Getting Into College: The Things People Do

Teens trade lazy summer days for jobs / Work experience seen improving college prospects:

"Instead, many college-bound young people are in summer school, doing volunteer work, or on a trip to the Third World -- sometimes more to spice up their college applications than out of genuine interest, admissions officers say.
Admissions deans are loath to suggest that certain types of experiences are better than others, and say they do not hold a lack of paid work against applicants. Still, deans at several elite schools said they are taking more notice when students have unglamorous jobs."


Back in my country, I have seen students in my school join clubs and societies just for the sake of putting it down on their university applications. They would show up during the early weeks of the school term to every club and society meeting so that they may be elected as committee members. And the education system in my country has a completely bogus and ridiculous scoring system for club participation: It is scored on a scale of 1-10. You are scored between 1-4 if you are just a normal member - length of participation determines what score you get. You get a 5 if you are one of the committee members. The only way you can get above a 5 is if you have represented your school, district, state or country. This forces everyone to compete for a position in the committee even if they are not fit for the post in the first place.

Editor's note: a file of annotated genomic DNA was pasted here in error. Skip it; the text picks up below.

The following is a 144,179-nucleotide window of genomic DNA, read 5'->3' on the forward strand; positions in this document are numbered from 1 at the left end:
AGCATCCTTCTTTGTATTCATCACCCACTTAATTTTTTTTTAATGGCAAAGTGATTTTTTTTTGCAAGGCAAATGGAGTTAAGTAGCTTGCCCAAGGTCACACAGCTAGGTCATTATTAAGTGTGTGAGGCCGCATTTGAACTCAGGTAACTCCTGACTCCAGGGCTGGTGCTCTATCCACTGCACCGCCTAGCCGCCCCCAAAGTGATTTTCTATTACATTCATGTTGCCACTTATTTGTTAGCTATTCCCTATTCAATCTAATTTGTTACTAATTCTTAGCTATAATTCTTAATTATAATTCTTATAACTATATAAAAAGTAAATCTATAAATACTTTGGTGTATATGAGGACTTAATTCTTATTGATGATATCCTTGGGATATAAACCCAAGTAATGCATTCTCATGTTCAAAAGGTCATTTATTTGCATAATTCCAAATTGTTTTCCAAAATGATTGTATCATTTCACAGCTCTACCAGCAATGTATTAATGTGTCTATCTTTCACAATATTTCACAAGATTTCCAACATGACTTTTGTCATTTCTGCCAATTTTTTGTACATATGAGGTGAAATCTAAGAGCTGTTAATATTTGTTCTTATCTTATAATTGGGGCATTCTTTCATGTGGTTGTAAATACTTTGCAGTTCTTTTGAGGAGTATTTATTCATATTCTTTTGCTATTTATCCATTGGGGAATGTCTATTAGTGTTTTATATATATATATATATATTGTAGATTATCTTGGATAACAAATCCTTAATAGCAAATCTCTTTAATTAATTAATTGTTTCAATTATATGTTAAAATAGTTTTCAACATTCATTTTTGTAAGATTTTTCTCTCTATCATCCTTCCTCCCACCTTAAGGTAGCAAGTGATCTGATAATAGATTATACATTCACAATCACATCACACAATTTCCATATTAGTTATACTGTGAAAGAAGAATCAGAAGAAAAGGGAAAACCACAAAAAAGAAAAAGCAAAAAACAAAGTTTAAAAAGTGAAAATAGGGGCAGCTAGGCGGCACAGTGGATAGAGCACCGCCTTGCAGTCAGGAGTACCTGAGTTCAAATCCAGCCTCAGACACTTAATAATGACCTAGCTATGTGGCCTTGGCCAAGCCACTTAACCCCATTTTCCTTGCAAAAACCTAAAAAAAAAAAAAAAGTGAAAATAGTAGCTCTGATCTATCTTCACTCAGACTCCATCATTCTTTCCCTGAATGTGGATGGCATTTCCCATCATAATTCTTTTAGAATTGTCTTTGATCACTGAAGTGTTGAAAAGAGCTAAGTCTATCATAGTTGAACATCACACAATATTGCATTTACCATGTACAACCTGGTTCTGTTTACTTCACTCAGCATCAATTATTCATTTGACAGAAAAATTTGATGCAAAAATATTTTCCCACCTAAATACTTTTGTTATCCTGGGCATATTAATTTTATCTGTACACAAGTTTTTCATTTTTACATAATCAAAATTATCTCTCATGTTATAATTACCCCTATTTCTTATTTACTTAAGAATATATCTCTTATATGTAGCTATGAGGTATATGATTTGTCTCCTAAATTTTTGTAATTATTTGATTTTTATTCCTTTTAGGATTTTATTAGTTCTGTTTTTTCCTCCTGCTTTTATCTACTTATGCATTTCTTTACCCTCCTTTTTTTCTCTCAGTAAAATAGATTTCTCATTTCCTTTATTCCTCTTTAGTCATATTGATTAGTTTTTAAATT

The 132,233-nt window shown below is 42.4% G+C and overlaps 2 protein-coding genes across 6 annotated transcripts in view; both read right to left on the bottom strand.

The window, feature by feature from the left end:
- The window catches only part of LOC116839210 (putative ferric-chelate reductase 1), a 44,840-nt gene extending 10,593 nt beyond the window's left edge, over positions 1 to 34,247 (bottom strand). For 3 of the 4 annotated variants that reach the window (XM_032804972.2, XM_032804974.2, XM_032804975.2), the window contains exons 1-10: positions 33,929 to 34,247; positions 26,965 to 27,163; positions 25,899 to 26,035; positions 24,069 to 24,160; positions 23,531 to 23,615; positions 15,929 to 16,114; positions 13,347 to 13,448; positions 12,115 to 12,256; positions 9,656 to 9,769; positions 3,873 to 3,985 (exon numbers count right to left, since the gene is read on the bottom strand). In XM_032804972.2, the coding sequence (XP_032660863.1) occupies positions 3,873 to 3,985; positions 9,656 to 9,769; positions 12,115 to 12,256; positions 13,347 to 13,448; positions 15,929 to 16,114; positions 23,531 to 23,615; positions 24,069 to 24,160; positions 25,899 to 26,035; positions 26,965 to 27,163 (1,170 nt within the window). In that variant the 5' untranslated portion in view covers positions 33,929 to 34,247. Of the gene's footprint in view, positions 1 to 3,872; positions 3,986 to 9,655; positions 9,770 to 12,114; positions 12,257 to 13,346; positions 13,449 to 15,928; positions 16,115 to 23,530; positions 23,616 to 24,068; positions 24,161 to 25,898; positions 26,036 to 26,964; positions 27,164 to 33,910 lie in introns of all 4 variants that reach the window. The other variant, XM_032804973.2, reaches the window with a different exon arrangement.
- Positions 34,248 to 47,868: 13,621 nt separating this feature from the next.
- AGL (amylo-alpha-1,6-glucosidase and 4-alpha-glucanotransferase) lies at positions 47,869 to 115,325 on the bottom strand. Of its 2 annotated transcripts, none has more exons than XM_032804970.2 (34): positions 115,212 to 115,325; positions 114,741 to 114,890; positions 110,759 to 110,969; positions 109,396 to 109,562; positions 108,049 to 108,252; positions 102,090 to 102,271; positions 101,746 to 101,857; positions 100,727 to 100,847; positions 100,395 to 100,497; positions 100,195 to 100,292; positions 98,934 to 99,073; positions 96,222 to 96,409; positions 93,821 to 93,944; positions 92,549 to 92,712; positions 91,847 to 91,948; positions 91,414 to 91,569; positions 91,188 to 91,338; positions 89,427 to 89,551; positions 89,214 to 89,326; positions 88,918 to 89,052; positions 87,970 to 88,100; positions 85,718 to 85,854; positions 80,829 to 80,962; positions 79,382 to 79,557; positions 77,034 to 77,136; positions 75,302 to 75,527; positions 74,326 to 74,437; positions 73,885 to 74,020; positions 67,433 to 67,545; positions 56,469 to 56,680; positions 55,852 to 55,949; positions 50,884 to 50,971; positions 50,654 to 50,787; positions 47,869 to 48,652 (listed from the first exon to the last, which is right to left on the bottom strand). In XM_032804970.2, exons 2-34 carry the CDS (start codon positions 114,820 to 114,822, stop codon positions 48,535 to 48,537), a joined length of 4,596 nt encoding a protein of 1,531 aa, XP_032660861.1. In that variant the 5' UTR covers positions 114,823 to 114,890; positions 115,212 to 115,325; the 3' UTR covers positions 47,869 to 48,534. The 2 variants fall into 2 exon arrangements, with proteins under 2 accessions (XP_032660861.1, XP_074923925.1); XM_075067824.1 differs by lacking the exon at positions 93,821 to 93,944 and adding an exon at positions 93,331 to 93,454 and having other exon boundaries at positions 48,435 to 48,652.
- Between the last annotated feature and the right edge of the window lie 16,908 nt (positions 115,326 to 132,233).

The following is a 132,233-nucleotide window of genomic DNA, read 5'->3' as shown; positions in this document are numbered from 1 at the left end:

And not surprisingly, it is usually the loud-mouths who manage to get the position. They will try to convince their friends and teachers that they are suitable for that position. And when they finally get that position, they do not live up to their promises. The normal members end up doing much of the work without receiving any credit (remember the bogus system? You cannot get above a 5 if you are not a committee member). And what is worse is that our education system does not really rely on recommendation letters. So even if the teacher decides to write a letter for you, it is not going to be read by the admissions committee.

This was during my high school years and they might have already abolished this system. However, I seriously doubt it since I still hear tales of people doing these activities as a means to boost their application.

I have also heard stories of students who try all sorts of methods to get into medical school in this country. There was someone who was working in a lab during his undergraduate years where he received proper training. He exhibited great leadership, motivation and potential. Thus, he was able to garner a good recommendation letter from his mentor. Then poof, once he got accepted into medical school, he stopped showing up to the lab altogether. When contacted, he just brushed it off as saying that he is now extremely busy.

I don't pretend to have a solution for this. There is no bullshit detector at the moment nor will there ever be one. It's just sad that such things are so prevalent. And it's even more sad that just because everyone is doing it, good honest kids are also compelled to follow. What happened to being who you are and sticking to your own opinions?

comments powered by Disqus